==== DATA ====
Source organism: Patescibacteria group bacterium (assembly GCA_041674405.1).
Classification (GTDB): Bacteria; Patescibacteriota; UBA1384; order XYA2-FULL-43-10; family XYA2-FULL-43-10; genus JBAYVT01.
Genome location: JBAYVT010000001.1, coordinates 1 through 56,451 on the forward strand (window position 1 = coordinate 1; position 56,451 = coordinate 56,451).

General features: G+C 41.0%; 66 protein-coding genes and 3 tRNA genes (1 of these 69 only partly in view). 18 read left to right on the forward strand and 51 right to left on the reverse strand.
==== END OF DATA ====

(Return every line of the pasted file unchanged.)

Source organism: Patescibacteria group bacterium (assembly GCA_041674405.1).
Classification (GTDB): Bacteria; Patescibacteriota; UBA1384; order XYA2-FULL-43-10; family XYA2-FULL-43-10; genus JBAYVT01.
Genome location: JBAYVT010000001.1, coordinates 1 through 56,451 on the forward strand (window position 1 = coordinate 1; position 56,451 = coordinate 56,451).

General features: G+C 41.0%; 66 protein-coding genes and 3 tRNA genes (1 of these 69 only partly in view). 18 read left to right on the forward strand and 51 right to left on the reverse strand.